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Curr Opin Clin Nutr Metab Care. 2012 May;15(3):285-92. doi: 10.1097/MCO.0b013e328351c472.

Early nutrition impact on the insulin-like growth factor axis and later health consequences.

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Department of Human Nutrition, Faculty of Science, University of Copenhagen, Frederiksberg, Denmark.



There is increasing interest in the role of insulin-like growth factor-I (IGF-I) in the relation between early growth and later risk of noncommunicable diseases (NCDs). This review presents and discusses a selection of recent publications on this topic.


Nutrition during pregnancy and in preterm infants has an influence on IGF-I. Breastfeeding is associated with lower IGF-I values and the effect of early protein intake was confirmed in a large intervention study. IGF-I levels are associated with early obesity, but the relation is complex and differs with age. Further studies and reviews support that there is a programming of the IGF axis, with higher levels during early life being associated with lower levels in adulthood, which is likely to influence the risk of NCDs later in life.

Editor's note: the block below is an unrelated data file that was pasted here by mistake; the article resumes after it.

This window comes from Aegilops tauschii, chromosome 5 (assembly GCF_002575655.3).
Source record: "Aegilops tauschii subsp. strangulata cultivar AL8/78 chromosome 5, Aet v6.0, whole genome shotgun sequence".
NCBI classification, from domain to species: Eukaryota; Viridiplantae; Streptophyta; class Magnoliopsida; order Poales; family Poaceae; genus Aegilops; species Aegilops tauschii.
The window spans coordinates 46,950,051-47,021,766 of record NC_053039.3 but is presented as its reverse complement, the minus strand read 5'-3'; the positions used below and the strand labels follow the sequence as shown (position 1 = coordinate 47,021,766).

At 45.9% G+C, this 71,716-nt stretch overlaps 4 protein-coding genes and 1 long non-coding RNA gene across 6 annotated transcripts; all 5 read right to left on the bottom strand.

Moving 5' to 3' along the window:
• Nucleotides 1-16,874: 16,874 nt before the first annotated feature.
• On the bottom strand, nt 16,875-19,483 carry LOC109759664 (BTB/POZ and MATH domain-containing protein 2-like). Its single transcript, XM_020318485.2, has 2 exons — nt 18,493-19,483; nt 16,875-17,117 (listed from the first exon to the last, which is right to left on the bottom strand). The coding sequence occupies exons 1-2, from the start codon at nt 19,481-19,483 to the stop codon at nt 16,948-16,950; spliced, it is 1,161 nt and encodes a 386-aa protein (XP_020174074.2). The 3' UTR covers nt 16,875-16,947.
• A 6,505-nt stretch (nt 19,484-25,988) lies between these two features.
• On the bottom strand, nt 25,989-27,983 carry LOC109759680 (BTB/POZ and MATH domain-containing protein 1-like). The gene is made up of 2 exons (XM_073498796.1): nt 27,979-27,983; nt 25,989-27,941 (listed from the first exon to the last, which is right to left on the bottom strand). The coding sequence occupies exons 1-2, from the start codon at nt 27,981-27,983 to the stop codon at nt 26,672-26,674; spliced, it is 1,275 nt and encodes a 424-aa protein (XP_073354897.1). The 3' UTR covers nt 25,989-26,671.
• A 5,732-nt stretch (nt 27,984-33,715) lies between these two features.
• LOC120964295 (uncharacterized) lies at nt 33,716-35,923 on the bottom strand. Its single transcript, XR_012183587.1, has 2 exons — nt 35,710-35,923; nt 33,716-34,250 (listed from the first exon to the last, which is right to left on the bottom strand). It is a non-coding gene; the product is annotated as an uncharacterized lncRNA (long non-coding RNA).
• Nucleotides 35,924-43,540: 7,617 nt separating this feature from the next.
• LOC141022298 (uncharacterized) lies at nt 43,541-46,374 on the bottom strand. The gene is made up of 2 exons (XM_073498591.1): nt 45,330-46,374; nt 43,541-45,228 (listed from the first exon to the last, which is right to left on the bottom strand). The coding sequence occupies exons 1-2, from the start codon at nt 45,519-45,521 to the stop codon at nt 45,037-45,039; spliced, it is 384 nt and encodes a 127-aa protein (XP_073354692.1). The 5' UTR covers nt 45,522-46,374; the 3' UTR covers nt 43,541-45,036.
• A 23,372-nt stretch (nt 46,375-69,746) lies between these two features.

Recent studies support that IGF-I plays an important role in the complex association between early diet, growth and later health, but more studies are needed to better understand the role of IGF-I, especially in the early development of obesity. Studies with data on how IGF-I is influenced by early diet in studies of preterm infants and young children with undernutrition from low-income countries will be helpful in recommending optimal diets.

[Indexed for MEDLINE]

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